From chemistry to code-breaking, genetics to geology, these scientifically precocious young men and women have gone on to win Nobel Prizes—and live fascinating lives
Since 1942 the science talent search first sponsored by Westinghouse, and later by the Intel Corporation, has launched approximately 2,500 young finalists and winners into the national limelight.
Every year, we marvel at these high school students' projects. Some prove mathematical theorems. Some develop potential new cancer detection techniques. We wonder what amazing things these precocious young people will do with their lives.
The "Where are they now?" column seeks to answer this question. Some have won Nobel Prizes, whereas others have become MacArthur Fellows. Most simply lead interesting lives that show the breadth of careers open to people who learn about problem-solving early on, and the joys and challenges of building a knowledge-based career.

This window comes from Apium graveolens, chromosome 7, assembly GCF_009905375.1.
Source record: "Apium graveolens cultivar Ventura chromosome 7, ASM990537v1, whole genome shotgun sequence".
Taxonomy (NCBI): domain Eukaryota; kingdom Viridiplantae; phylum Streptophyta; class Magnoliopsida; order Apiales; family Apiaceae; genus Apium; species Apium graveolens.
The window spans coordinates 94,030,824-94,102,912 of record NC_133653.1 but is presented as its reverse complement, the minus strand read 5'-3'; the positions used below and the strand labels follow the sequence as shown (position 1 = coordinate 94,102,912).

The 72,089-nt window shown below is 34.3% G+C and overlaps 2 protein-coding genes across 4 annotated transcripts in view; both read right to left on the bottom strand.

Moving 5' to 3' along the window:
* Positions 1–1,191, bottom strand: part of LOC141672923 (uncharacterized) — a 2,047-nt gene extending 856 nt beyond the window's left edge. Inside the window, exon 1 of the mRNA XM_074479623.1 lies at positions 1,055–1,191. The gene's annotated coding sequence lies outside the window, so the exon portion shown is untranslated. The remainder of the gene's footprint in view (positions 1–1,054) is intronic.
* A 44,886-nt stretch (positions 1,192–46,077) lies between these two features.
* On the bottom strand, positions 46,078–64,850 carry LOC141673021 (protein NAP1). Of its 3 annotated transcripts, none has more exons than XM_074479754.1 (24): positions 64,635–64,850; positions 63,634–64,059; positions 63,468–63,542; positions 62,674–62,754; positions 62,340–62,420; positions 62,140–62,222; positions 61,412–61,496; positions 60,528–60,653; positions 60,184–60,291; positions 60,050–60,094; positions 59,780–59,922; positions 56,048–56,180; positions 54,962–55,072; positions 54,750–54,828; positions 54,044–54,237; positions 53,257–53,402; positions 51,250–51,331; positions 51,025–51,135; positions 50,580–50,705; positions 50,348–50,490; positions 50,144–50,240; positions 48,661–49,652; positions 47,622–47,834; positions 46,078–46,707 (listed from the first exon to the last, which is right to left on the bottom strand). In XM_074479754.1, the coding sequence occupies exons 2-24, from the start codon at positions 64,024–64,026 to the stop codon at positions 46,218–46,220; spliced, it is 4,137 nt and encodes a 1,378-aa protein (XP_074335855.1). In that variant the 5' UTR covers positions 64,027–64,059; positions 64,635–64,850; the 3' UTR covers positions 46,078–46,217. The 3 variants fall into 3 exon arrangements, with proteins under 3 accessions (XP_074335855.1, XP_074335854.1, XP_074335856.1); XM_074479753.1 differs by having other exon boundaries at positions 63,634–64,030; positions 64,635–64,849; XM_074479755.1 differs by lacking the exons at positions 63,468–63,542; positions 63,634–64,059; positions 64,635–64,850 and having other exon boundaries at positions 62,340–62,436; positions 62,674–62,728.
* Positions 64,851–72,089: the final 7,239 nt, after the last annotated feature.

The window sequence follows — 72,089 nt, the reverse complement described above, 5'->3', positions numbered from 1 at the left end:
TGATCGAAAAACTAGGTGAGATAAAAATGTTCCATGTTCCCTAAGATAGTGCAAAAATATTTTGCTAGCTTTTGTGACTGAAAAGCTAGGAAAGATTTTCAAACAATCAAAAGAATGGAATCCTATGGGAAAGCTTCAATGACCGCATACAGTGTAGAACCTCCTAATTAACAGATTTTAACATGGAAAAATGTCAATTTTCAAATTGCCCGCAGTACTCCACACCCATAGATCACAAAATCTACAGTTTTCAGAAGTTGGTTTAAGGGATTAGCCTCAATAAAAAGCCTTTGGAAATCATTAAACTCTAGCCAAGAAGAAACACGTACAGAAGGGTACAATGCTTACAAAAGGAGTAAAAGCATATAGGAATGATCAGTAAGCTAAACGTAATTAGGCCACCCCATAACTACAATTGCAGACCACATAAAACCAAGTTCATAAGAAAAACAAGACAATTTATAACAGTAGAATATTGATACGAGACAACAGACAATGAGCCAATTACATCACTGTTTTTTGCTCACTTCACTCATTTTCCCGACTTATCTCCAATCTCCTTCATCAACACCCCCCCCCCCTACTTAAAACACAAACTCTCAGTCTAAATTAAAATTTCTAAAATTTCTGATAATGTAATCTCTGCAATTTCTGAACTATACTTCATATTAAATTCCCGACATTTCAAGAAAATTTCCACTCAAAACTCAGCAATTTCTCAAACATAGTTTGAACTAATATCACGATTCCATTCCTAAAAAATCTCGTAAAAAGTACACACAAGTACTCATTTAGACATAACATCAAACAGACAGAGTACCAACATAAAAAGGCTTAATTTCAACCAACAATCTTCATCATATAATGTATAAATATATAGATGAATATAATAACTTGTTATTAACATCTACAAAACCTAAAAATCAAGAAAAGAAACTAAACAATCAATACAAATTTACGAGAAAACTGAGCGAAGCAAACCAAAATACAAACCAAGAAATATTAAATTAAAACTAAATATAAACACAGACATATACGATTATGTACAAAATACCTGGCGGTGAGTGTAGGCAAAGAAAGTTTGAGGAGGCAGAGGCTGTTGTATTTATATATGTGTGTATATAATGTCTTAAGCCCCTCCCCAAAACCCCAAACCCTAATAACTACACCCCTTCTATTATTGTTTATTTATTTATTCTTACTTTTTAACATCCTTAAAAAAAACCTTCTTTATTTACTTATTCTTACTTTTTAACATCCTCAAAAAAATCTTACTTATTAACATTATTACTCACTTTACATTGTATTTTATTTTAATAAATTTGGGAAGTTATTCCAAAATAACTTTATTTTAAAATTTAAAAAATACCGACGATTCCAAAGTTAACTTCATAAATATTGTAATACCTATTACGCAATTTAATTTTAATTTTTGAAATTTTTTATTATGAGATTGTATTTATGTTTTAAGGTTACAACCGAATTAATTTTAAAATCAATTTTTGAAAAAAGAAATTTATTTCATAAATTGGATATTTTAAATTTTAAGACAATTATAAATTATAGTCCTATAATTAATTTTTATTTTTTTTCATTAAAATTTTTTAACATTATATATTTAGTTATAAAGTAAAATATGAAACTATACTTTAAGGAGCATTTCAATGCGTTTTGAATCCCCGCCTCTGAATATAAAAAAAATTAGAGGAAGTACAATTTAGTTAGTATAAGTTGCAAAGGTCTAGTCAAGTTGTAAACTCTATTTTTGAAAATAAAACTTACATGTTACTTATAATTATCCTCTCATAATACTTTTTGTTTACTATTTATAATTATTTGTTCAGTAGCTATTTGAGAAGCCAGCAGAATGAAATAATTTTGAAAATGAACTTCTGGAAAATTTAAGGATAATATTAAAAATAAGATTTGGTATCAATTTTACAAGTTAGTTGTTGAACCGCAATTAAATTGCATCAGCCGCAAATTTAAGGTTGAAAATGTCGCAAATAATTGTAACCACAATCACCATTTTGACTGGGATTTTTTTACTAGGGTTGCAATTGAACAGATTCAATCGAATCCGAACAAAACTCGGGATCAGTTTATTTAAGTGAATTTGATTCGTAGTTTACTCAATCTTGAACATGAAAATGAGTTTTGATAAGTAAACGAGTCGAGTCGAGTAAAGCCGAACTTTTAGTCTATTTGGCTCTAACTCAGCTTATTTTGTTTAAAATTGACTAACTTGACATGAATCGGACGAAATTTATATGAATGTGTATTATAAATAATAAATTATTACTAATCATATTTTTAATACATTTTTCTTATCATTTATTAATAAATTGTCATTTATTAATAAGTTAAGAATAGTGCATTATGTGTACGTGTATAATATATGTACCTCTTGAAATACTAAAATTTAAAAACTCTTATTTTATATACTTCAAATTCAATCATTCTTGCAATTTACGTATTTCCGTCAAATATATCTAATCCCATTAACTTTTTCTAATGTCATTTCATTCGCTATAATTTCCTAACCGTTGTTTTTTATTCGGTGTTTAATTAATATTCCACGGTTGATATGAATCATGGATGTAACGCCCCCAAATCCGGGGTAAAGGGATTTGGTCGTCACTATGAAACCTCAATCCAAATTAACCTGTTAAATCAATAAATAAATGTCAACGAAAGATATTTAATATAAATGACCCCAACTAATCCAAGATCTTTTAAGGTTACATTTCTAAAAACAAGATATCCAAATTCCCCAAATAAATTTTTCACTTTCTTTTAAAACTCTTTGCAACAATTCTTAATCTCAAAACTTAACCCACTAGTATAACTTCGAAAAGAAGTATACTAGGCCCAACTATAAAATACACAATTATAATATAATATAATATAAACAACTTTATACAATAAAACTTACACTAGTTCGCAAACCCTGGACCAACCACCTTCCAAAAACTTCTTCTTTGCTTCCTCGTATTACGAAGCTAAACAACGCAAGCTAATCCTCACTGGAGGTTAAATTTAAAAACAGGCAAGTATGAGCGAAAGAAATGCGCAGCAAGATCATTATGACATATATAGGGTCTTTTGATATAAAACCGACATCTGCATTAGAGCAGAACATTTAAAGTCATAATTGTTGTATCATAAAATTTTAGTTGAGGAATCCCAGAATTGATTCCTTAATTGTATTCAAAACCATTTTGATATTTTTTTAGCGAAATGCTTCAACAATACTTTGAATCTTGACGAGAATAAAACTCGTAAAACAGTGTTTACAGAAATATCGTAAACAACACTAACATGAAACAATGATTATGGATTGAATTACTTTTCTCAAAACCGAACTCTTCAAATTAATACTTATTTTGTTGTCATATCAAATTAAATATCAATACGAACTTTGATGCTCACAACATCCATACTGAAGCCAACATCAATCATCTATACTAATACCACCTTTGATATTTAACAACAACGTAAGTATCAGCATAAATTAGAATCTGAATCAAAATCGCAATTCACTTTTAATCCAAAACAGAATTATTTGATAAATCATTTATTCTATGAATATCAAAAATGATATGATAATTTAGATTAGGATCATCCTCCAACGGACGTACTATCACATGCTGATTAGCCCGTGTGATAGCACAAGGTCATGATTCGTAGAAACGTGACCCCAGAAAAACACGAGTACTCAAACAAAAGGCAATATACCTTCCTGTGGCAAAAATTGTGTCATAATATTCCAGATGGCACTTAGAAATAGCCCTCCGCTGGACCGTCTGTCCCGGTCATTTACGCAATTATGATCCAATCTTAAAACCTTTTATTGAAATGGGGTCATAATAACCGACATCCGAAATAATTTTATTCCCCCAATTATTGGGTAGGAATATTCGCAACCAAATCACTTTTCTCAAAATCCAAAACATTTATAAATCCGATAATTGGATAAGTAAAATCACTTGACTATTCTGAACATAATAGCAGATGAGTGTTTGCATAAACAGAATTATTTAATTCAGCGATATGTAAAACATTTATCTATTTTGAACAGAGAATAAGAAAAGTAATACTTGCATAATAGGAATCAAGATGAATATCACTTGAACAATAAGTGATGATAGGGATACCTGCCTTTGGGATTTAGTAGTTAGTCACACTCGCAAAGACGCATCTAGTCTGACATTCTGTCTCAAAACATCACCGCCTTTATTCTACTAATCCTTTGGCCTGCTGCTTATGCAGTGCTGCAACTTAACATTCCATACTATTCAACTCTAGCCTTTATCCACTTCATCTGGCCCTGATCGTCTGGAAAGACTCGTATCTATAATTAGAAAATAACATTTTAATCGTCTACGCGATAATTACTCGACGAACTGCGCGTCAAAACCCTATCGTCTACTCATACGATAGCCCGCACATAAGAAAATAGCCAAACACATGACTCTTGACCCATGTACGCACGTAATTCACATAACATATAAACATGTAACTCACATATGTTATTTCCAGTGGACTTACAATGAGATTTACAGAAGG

Once a week, we'll profile past winners and finalists of all different ages and in different fields. This week, as another of Intel's projects, the International Science and Engineering Fair, gets underway in Atlanta, we'll highlight three past finalists, and we'll be on hand at the festival to blog from it live as students present their work and wait eagerly to see who's won.
We invite past Westinghouse and Intel Science Talent Search winners and finalists to contact us to participate in this series.
Deadline: Jun 29 2013
Reward: $7,000 USD
The Seeker for this Challenge desires proposals for chemical methods that could rapidly degrade a dilute aqueous solution
Deadline: Jun 30 2013
Reward: $1,000,000 USD
This is a Reduction-to-Practice Challenge that requires written documentation and&
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